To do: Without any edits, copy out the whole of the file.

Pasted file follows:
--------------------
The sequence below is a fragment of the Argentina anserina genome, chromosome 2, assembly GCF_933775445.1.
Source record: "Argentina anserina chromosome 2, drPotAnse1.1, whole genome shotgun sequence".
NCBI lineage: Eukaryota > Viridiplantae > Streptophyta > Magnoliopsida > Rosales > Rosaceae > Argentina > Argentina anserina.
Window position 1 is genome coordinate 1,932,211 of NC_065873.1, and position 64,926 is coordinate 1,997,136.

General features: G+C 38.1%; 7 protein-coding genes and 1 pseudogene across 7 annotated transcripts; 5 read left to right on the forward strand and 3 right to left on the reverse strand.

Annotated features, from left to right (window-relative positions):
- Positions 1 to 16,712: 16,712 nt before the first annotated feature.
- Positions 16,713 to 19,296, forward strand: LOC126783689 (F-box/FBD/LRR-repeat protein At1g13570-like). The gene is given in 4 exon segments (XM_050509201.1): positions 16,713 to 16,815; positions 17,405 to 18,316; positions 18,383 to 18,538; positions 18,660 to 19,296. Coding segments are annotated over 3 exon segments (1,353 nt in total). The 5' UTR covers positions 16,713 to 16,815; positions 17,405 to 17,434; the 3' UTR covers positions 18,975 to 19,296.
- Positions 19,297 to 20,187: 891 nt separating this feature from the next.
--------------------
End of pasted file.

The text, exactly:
The sequence below is a fragment of the Argentina anserina genome, chromosome 2, assembly GCF_933775445.1.
Source record: "Argentina anserina chromosome 2, drPotAnse1.1, whole genome shotgun sequence".
NCBI lineage: Eukaryota > Viridiplantae > Streptophyta > Magnoliopsida > Rosales > Rosaceae > Argentina > Argentina anserina.
Window position 1 is genome coordinate 1,932,211 of NC_065873.1, and position 64,926 is coordinate 1,997,136.

General features: G+C 38.1%; 7 protein-coding genes and 1 pseudogene across 7 annotated transcripts; 5 read left to right on the forward strand and 3 right to left on the reverse strand.

Annotated features, from left to right (window-relative positions):
- Positions 1 to 16,712: 16,712 nt before the first annotated feature.
- Positions 16,713 to 19,296, forward strand: LOC126783689 (F-box/FBD/LRR-repeat protein At1g13570-like). The gene is given in 4 exon segments (XM_050509201.1): positions 16,713 to 16,815; positions 17,405 to 18,316; positions 18,383 to 18,538; positions 18,660 to 19,296. Coding segments are annotated over 3 exon segments (1,353 nt in total). The 5' UTR covers positions 16,713 to 16,815; positions 17,405 to 17,434; the 3' UTR covers positions 18,975 to 19,296.
- Positions 19,297 to 20,187: 891 nt separating this feature from the next.